6 - Starting the Application

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Using the Application Generator

With the Data Dictionary complete, you now can use the Application Generator to create your application. This chapter shows you:

·

How to create the .APP file, which stores all your work for the project.

·

How to define the first (Main) procedure to create an MDI application frame, and how to call procedures from the application’s menu.

 

Starting Point:

The Clarion environment should be open, and all dialog windows closed.

 

 

Creating the application (.APP) file

1.

From the IDE Menu, choose File  New  Solution, Project or Application.

The New Solution, Project or Application dialog appears.

 

 

2.

Select the Clarion for Windows item in the left Categories pane, and click or select the Application Quick Starts as shown above.

3.

Verify that the Location is set to the …\Lessons\LearningClarion directory.

4.

Type LCLesson in the Name field.

5.

Uncheck the Auto create project subdir checkbox.

6.

Press the Create button.

 

The Application Properties dialog appears.

1.

Type LCLESSON.DCT in the Dictionary File entry, or select it from the ellipsis button.

2.

Clear the Application Wizard check box.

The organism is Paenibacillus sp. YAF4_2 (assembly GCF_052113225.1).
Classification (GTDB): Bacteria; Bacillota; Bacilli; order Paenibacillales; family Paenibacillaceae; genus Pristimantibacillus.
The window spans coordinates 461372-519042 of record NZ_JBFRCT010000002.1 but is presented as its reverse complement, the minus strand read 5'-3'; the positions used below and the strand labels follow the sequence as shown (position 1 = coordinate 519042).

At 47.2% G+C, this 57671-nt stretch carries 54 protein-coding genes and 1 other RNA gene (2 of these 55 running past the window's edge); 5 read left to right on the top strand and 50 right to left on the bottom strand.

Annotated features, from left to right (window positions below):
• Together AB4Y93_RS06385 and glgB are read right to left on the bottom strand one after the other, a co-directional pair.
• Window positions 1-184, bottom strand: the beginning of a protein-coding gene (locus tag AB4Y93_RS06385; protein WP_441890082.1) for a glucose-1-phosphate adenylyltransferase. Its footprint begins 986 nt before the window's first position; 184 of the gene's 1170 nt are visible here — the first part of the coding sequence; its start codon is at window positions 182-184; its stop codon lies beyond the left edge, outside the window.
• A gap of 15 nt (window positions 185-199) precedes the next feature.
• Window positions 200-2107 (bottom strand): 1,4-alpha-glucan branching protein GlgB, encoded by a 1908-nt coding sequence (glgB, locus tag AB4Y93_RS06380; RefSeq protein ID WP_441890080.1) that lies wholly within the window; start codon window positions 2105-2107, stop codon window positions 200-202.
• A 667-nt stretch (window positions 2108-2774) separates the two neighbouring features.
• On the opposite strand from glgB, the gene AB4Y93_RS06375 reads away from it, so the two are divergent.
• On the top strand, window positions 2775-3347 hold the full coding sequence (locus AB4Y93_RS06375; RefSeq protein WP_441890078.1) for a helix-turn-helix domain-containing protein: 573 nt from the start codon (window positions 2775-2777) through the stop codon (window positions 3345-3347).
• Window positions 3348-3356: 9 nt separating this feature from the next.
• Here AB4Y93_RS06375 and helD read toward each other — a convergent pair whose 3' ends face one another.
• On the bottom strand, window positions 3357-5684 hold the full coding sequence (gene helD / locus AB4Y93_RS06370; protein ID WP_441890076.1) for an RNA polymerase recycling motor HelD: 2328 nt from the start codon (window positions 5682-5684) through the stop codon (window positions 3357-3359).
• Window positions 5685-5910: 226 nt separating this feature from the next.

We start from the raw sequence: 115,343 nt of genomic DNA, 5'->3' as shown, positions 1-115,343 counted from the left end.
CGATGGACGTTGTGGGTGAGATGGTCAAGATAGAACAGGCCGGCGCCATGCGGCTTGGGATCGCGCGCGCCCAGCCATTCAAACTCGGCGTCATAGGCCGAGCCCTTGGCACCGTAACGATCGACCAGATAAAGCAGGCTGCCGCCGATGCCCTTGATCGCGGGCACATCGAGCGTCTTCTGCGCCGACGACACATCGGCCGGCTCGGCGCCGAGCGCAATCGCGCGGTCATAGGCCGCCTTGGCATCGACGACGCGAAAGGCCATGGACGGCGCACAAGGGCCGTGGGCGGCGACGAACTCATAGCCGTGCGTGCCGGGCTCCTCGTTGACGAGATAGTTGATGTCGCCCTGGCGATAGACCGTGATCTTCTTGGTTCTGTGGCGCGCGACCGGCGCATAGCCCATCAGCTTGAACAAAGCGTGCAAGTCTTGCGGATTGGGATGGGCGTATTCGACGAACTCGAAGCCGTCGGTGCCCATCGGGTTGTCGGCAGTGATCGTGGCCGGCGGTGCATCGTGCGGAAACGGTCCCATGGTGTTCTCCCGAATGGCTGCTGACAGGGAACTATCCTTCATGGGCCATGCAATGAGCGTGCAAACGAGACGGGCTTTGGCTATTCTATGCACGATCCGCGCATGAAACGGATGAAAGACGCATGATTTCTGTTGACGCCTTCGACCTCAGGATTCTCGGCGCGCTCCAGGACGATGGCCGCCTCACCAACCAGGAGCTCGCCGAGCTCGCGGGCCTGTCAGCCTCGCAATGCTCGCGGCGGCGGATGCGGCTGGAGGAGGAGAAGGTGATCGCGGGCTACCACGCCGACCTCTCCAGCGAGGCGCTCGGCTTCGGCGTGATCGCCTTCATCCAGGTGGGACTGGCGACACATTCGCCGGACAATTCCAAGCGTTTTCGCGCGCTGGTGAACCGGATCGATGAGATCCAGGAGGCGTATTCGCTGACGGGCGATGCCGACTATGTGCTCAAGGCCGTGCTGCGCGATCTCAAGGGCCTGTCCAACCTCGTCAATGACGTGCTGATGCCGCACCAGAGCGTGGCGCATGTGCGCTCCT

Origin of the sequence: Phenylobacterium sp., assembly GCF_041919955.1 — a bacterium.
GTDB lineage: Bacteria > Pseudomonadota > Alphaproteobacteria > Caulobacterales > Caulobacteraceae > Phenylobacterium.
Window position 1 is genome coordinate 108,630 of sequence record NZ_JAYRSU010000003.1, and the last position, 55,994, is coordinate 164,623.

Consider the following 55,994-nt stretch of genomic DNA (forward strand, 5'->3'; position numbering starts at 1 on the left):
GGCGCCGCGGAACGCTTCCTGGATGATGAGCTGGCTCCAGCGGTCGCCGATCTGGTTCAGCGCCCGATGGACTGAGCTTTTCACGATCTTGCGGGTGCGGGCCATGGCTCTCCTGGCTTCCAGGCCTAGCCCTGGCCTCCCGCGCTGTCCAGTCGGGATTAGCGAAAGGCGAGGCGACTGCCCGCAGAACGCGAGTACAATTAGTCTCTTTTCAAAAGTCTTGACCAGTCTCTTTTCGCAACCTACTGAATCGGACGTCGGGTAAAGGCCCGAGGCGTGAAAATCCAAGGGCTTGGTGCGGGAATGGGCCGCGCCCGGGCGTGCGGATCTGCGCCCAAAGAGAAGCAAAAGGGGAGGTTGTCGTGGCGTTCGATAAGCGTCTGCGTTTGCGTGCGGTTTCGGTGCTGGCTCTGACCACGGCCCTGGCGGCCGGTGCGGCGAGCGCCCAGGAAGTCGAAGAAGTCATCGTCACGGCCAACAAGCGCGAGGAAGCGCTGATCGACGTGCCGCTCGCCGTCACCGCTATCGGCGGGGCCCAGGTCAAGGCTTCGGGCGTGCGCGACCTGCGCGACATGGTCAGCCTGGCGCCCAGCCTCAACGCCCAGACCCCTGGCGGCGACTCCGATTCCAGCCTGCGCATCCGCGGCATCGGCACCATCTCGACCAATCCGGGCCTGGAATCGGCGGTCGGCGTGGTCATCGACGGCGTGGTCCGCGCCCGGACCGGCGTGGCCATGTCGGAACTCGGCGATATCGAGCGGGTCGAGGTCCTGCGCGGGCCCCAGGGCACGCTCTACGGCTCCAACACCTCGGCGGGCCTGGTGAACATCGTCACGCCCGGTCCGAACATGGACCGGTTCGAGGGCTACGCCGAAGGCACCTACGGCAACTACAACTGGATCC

This Application Generator lesson will not use any Wizards so that it can demonstrate how to use all the other tools that Clarion provides. We will also use the ABC template chain in this lesson.

 

 

3.

Press OK to close the Application Properties dialog.

 

Creating the Main Procedure

The Application Tree dialog appears. This lists all the procedures for your application in a logical procedure call tree, which provides a visual guide to show the order by which one procedure calls another. You previously saw it in the Getting Started lessons.

The Main procedure is the starting point. The lesson application will be an MDI (Multiple Document Interface) program. Therefore the natural starting point is to define the Main procedure using the Frame Procedure template to create an application frame. A frame is a type of visual program-wide starting point, providing menus, toolbars, and other options.

 

Select the procedure type for Main

1.

With Main highlighted in the Application Tree dialog, press the Properties  button.

 

 

2.

Choose the Defaults tab and highlight Default MDI Frame in the Select Procedure Type dialog, then press the Select button.

The Procedure Properties dialog appears. It defines the functionality and data structures for the procedure.

 

 

3.

Press the Actions button

4.

In the Main – Properties dialog, type SplashScreen in the Splash Procedure field.

5.

Press OK to close the Main – Properties dialog.

This names the procedure containing an opening screen that will appear for just a brief period when the user first opens the application.

 

Usually the first task when creating a procedure is to edit the main window. You can place controls, or if the procedure template has controls already, you can customize them.

The application frame itself never has controls. Windows doesn’t allow it. We will, however, customize the window caption (the text that appears on its title bar). Then we will add items to the predefined menu, which is also built into the Frame Procedure template, and create a toolbar for the application (a toolbar can have controls).